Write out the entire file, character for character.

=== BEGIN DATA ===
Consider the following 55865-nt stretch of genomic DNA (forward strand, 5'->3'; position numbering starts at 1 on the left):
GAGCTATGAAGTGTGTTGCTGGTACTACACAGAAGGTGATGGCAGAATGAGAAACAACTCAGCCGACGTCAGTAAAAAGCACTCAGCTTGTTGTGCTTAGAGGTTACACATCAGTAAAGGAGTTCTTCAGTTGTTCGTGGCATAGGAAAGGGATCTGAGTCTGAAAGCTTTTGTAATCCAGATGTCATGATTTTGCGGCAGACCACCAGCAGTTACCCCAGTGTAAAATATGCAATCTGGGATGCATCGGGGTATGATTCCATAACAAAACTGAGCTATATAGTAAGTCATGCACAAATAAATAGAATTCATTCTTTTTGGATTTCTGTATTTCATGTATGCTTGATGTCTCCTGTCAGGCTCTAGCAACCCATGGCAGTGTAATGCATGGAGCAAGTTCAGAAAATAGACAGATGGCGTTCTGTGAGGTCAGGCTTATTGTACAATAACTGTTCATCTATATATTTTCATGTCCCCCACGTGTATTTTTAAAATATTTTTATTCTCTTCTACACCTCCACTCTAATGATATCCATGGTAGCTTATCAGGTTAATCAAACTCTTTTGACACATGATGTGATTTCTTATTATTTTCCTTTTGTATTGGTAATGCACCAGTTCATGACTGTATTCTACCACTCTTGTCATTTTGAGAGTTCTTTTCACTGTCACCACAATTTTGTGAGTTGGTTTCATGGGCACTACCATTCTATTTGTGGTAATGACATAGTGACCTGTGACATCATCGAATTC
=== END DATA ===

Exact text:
Consider the following 55865-nt stretch of genomic DNA (forward strand, 5'->3'; position numbering starts at 1 on the left):
GAGCTATGAAGTGTGTTGCTGGTACTACACAGAAGGTGATGGCAGAATGAGAAACAACTCAGCCGACGTCAGTAAAAAGCACTCAGCTTGTTGTGCTTAGAGGTTACACATCAGTAAAGGAGTTCTTCAGTTGTTCGTGGCATAGGAAAGGGATCTGAGTCTGAAAGCTTTTGTAATCCAGATGTCATGATTTTGCGGCAGACCACCAGCAGTTACCCCAGTGTAAAATATGCAATCTGGGATGCATCGGGGTATGATTCCATAACAAAACTGAGCTATATAGTAAGTCATGCACAAATAAATAGAATTCATTCTTTTTGGATTTCTGTATTTCATGTATGCTTGATGTCTCCTGTCAGGCTCTAGCAACCCATGGCAGTGTAATGCATGGAGCAAGTTCAGAAAATAGACAGATGGCGTTCTGTGAGGTCAGGCTTATTGTACAATAACTGTTCATCTATATATTTTCATGTCCCCCACGTGTATTTTTAAAATATTTTTATTCTCTTCTACACCTCCACTCTAATGATATCCATGGTAGCTTATCAGGTTAATCAAACTCTTTTGACACATGATGTGATTTCTTATTATTTTCCTTTTGTATTGGTAATGCACCAGTTCATGACTGTATTCTACCACTCTTGTCATTTTGAGAGTTCTTTTCACTGTCACCACAATTTTGTGAGTTGGTTTCATGGGCACTACCATTCTATTTGTGGTAATGACATAGTGACCTGTGACATCATCGAATTC